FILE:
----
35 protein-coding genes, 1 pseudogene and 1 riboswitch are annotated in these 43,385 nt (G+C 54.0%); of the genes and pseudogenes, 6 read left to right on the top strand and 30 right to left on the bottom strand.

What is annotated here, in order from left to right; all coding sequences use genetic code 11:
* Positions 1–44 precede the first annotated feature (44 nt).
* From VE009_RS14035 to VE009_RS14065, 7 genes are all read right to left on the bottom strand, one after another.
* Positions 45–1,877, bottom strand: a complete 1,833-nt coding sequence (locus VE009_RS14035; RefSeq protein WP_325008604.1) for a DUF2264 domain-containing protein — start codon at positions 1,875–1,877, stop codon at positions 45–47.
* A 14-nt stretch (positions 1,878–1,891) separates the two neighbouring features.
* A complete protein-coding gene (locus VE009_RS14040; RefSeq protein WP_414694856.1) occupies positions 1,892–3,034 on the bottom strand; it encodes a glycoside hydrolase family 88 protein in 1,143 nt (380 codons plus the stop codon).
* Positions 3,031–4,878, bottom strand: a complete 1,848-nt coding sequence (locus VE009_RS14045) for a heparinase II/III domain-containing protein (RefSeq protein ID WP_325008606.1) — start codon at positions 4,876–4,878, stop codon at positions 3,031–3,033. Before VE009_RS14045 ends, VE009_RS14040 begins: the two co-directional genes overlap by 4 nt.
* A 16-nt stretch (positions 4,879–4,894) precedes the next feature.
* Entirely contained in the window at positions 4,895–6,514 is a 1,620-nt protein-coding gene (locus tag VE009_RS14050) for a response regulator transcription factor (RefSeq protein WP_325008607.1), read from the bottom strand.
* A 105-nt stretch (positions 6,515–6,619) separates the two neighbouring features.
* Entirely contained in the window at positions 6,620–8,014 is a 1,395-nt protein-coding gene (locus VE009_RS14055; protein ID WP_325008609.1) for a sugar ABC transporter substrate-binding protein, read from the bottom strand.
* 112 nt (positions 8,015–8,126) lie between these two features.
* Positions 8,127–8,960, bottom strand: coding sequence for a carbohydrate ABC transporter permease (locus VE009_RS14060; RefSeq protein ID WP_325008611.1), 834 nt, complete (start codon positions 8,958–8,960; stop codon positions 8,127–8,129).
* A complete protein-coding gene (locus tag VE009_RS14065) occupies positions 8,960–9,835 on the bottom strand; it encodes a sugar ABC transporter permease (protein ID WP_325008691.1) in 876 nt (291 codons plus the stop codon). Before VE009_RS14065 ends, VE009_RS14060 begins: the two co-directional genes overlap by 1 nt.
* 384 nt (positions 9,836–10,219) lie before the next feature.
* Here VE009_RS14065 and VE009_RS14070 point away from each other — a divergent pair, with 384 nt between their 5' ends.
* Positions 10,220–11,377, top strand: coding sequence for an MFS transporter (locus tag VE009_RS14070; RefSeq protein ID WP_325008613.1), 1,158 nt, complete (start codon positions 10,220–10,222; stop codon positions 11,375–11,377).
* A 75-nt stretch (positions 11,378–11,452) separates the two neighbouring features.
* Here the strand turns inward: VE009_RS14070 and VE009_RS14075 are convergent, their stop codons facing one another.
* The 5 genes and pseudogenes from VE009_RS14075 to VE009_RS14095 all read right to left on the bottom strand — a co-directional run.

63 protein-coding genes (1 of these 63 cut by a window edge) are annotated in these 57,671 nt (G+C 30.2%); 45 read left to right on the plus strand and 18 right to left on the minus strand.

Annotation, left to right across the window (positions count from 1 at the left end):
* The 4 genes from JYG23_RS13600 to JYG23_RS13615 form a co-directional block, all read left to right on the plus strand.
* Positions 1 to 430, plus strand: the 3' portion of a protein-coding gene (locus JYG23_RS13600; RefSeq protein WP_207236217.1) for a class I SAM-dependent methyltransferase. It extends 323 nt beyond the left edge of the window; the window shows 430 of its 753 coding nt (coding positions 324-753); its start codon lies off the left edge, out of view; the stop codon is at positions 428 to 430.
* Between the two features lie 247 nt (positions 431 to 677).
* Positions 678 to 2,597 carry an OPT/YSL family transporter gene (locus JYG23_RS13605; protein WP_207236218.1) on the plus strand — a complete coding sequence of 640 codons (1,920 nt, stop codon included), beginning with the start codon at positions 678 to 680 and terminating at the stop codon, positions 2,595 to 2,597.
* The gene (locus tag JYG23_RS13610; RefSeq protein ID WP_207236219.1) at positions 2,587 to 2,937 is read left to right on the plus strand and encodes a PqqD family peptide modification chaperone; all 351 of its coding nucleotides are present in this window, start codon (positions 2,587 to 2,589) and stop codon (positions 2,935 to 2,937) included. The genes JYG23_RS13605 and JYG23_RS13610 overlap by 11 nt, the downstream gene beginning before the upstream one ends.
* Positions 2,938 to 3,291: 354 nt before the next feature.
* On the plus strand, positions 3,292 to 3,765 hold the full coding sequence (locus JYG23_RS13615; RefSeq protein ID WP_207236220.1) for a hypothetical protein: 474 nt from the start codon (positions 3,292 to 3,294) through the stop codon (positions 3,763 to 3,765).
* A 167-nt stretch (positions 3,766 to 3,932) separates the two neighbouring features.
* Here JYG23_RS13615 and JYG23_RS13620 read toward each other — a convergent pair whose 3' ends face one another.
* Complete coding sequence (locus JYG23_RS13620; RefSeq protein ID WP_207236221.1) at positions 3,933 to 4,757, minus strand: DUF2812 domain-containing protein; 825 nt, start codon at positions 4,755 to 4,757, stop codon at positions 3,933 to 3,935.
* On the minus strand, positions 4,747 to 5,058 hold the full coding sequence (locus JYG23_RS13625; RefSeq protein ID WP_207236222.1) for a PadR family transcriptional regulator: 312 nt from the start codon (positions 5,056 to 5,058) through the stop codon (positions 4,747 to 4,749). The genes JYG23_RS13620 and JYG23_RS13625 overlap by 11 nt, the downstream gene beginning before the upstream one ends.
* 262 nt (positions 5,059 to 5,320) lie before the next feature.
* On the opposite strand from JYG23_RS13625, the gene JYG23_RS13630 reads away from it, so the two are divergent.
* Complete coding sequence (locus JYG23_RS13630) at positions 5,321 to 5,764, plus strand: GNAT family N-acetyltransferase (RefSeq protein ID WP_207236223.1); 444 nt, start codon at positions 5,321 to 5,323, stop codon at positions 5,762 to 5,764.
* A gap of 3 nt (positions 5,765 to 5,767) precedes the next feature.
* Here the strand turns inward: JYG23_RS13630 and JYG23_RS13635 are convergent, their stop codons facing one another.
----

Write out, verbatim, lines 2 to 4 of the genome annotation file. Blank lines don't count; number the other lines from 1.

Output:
What is annotated here, in order from left to right; all coding sequences use genetic code 11:
* Positions 1–44 precede the first annotated feature (44 nt).
* From VE009_RS14035 to VE009_RS14065, 7 genes are all read right to left on the bottom strand, one after another.